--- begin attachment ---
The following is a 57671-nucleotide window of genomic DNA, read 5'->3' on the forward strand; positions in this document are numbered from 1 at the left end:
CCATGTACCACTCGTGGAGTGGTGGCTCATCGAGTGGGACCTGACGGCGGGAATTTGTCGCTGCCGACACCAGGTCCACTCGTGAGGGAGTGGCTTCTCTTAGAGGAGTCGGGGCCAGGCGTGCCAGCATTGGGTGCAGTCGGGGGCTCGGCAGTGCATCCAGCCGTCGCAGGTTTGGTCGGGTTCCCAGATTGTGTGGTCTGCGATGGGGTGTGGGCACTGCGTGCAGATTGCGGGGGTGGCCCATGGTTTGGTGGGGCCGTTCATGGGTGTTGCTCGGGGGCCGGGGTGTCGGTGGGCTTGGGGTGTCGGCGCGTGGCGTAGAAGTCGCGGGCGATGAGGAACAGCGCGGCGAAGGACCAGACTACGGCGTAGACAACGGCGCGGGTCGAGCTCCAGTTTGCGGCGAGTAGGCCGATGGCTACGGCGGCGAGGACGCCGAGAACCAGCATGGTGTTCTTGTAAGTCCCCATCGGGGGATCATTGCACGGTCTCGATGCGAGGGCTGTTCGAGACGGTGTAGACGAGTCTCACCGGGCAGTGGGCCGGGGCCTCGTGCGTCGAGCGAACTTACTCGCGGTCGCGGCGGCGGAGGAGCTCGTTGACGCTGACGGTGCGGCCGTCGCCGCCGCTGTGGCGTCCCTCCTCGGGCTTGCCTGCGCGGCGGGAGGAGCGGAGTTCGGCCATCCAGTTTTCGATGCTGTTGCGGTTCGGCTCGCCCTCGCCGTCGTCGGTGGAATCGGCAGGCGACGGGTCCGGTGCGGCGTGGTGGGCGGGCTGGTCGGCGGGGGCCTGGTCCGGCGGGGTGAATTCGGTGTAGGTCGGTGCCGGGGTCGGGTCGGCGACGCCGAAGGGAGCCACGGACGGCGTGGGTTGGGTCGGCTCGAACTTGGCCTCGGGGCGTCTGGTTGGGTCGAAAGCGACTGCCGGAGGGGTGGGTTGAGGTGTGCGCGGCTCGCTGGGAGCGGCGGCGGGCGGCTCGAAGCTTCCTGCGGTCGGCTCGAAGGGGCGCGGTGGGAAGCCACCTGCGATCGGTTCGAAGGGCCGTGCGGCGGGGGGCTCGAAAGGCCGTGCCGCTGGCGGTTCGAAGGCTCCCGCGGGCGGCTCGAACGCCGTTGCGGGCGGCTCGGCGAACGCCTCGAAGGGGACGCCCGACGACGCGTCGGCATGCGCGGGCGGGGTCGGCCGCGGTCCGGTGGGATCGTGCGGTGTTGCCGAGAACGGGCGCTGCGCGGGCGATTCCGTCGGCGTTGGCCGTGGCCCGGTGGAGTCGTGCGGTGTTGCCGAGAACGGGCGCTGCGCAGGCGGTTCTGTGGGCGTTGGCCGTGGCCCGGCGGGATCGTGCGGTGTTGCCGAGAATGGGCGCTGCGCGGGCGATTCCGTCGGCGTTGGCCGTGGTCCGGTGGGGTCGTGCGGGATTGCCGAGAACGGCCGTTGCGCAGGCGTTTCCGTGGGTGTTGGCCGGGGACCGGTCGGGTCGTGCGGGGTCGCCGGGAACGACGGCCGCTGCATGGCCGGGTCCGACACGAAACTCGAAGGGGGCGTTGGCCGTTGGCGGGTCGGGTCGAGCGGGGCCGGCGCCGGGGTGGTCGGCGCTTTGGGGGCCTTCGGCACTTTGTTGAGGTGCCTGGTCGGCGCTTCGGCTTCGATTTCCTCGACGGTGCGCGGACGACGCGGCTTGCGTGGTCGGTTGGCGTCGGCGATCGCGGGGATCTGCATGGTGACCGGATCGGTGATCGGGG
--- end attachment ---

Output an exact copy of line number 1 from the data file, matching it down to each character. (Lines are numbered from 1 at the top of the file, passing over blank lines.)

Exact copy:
The following is a 57671-nucleotide window of genomic DNA, read 5'->3' on the forward strand; positions in this document are numbered from 1 at the left end: